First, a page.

However, the Bose QuietComfort 35 II and Sony WH-1000XM3 are better, removing more noise. They isolate you from the sonic stress of loud offices and pubs more effectively. The Sennheiser PXC 550-II Wireless do enough to satisfy, but their ANC falls short of being best-in-class.

I also heard a few anomalies during testing. On the bus, some very low-frequency noise phased in and out – like water lapping over a dam. On a few occasions I heard pops through one side of the headphones, presumably caused by attempts to offset footfall vibration. Sennheiser’s ANC can be overwhelmed by sudden increases in low-frequency noise.

The battery on these headphones lasts for up to 20 hours used wirelessly, or 30 hours when you plug in the cable. Charging is fairly slow, however. An emergency charge doesn’t seem to get you all that much playtime. A full charge takes three hours. The Sennheiser PXC 550-II Wireless lag behind rivals in this regard; quick charging is now fairly common. They also use a dated micro-USB connector. The majority of new headphones have made the switch to USB-C.

In addition, Bluetooth transmission suffers slight lag. You’ll notice it if watching Netflix, with lip movements just slightly off. The Sennheiser PXC 550-II Wireless do support aptX Low Latency (LL), designed to fix this issue, but it isn’t typically available in phones.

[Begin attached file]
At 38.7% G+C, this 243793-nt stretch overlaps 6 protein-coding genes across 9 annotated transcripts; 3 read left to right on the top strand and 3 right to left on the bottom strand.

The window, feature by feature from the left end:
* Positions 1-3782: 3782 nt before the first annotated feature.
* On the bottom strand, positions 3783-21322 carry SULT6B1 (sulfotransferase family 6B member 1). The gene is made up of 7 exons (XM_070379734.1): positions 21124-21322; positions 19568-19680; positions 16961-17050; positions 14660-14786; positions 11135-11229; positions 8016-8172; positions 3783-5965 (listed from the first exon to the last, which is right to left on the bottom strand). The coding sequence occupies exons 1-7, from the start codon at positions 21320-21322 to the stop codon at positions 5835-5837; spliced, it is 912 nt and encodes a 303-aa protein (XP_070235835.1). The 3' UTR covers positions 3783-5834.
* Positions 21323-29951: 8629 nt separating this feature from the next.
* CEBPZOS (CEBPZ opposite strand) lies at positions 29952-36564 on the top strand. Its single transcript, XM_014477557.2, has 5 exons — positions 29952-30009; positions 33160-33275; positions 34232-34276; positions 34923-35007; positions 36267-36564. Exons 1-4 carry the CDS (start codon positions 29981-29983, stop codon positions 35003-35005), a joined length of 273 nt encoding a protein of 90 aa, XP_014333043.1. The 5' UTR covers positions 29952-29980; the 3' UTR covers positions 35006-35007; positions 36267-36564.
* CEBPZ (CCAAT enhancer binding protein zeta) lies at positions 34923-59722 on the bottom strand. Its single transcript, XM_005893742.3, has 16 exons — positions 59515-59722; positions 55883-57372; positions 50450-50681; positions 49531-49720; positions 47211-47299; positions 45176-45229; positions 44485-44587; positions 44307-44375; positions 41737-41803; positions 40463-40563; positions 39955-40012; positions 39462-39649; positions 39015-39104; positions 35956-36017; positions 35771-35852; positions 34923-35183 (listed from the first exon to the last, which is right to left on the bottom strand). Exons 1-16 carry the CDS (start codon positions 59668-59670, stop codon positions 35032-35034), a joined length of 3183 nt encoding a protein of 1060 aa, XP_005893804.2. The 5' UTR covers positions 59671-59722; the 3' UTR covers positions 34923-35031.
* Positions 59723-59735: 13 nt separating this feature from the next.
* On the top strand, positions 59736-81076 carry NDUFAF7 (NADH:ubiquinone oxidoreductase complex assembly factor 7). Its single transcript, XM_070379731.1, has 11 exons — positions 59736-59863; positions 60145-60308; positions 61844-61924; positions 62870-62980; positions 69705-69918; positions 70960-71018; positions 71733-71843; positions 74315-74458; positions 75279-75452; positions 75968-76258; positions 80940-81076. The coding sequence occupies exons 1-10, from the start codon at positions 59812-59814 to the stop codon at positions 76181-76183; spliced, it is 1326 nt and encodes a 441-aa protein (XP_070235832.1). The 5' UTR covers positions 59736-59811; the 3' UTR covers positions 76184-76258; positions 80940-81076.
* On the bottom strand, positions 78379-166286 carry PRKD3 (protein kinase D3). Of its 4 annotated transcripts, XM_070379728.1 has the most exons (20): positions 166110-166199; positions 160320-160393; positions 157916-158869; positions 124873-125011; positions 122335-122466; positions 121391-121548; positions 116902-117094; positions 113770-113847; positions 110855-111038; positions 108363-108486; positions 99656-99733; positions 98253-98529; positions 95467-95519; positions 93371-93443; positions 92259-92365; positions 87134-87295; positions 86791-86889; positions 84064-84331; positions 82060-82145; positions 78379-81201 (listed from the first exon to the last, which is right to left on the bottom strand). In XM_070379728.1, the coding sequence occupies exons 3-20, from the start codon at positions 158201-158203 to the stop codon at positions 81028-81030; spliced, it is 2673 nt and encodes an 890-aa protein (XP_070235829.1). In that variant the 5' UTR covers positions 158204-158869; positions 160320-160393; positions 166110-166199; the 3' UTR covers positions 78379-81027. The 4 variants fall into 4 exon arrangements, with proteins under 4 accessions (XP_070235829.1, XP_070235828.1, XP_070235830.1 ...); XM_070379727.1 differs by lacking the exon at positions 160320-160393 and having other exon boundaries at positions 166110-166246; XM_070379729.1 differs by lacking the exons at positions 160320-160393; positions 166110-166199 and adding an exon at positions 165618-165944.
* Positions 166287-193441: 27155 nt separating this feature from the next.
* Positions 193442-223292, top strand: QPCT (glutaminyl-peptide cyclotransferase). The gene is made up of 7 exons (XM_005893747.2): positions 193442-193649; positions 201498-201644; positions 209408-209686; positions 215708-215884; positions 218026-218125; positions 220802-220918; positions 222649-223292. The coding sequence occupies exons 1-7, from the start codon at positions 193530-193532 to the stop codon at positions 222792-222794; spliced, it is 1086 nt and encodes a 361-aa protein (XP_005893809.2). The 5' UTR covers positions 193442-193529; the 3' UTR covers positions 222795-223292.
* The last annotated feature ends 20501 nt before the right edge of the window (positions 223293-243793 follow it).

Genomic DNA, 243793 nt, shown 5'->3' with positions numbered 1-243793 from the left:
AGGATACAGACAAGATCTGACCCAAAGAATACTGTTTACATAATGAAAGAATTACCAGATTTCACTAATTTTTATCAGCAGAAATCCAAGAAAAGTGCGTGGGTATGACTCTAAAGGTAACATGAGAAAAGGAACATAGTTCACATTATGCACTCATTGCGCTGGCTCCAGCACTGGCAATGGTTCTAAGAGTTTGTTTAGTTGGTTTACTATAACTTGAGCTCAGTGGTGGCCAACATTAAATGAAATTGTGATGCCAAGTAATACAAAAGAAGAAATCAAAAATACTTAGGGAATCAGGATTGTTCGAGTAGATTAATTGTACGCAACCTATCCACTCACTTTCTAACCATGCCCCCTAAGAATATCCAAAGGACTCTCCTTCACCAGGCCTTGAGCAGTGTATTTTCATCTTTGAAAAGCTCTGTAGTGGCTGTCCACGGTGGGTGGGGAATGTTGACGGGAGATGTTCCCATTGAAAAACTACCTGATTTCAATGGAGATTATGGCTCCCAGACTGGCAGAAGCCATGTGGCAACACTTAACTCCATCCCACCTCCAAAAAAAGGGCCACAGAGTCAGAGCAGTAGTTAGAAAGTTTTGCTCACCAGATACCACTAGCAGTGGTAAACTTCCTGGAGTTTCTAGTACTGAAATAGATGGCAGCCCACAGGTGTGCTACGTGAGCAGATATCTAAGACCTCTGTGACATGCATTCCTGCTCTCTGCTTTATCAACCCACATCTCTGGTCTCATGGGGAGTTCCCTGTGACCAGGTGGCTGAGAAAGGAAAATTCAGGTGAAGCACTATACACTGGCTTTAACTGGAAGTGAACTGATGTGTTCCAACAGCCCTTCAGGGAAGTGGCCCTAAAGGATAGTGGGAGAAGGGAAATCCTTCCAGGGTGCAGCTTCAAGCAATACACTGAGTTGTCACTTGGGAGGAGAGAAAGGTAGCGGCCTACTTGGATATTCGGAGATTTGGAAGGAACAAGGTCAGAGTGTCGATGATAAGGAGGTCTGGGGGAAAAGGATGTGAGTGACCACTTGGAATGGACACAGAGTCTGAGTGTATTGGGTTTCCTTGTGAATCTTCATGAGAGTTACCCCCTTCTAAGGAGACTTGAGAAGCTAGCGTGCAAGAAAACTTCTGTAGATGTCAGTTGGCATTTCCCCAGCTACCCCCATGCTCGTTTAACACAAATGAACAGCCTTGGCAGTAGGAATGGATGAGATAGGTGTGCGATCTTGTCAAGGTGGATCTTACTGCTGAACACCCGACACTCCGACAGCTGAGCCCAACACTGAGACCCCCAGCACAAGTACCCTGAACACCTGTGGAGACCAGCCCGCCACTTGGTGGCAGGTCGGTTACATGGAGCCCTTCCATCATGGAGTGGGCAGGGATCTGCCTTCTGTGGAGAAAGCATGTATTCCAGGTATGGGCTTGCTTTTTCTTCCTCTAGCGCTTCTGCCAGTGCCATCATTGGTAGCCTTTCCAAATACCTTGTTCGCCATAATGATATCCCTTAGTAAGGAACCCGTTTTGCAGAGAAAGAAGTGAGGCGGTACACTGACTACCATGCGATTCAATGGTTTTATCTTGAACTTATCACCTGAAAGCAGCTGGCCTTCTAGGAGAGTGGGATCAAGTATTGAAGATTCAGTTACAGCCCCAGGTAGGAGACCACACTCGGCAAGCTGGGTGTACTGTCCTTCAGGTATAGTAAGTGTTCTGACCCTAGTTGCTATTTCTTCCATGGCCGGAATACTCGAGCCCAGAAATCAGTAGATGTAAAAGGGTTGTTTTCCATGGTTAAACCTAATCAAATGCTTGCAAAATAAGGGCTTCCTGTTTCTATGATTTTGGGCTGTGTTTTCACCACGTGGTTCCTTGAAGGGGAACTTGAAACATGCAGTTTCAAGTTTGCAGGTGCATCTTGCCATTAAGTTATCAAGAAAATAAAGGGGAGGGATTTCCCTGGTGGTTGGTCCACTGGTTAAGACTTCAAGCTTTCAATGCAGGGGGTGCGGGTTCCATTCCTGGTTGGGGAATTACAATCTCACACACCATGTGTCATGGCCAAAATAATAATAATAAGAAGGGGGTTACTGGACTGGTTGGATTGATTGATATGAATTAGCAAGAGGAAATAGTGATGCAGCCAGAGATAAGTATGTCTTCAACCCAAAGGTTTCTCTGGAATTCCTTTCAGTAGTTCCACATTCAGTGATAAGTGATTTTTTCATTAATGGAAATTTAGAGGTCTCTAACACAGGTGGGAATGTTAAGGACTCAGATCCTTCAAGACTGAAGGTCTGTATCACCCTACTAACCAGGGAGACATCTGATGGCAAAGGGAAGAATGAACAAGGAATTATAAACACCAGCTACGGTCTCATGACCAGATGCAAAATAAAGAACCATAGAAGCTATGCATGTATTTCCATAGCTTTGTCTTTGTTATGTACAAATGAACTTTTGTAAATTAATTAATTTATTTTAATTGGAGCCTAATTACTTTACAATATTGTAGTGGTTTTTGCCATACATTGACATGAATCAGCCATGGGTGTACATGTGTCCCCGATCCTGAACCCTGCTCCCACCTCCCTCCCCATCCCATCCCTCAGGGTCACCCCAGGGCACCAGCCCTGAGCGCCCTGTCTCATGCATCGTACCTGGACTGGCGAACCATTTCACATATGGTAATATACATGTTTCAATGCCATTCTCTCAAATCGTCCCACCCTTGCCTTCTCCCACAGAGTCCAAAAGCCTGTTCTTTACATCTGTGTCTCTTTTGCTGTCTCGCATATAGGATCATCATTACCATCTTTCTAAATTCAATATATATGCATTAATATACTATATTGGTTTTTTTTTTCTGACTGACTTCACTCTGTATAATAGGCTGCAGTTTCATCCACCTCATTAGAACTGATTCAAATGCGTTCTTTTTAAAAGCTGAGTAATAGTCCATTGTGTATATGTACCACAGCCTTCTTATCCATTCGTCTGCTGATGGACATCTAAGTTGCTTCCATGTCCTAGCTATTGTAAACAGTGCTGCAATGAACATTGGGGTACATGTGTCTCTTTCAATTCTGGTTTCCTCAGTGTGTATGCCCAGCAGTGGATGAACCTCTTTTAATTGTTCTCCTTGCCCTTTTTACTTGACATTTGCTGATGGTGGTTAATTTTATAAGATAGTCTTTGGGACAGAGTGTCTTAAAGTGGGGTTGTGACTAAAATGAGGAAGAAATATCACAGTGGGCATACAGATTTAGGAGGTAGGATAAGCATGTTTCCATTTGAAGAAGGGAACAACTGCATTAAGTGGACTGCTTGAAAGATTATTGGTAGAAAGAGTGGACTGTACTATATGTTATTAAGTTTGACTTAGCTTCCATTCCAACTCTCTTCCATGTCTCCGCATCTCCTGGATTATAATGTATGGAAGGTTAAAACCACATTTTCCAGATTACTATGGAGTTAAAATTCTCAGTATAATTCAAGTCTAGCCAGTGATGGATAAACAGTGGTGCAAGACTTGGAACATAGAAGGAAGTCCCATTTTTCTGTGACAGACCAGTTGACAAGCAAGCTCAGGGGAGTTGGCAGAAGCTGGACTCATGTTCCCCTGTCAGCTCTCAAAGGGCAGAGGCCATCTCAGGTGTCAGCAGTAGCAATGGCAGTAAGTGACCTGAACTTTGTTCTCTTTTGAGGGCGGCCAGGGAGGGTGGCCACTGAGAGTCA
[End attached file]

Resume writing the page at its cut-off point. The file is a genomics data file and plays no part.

• Clean and clear sound
  • Brighter than the average headphone
  • Good mid-range detail

The PXC 550-II sound is completely different to that of Sennheiser’s cousins: the Momentum series. Those headphones are known for their powerful, fun sub-bass and rich mid-range. The Sennheiser PXC 550-II Wireless sound is lighter.

Bass is deep and assured, but doesn’t display the weight of the flagship Momentum pair. Some will interpret this as “less fun”, but the approach is closer to neutral. While there’s no chance of the low-end getting in the way, the Sennheiser PXC 550-II Wireless aren’t bass-light as a result.

These headphones sound clean and clear – which isn’t an undesirable defining character to have. These headphones arguably don’t need the weight of the non-ANC Momentum models. One of the best excuses for adding supplementary bass and low-mid weight to a street headphone is to help them contend with ambient noise. Good ANC takes that out of the equation.

Listen to the Sennheiser PXC 550-II Wireless in a quiet room alongside the Momentums or other slightly weightier-sounding headphones and you’ll appreciate what a little more mid-range substance offers, though. The Sennheiser PXC 550-II Wireless aren’t class-leaders at delivering low-register male vocals with weight and gravitas. However, unlike less capable headphones, they don’t lack mid-range detail.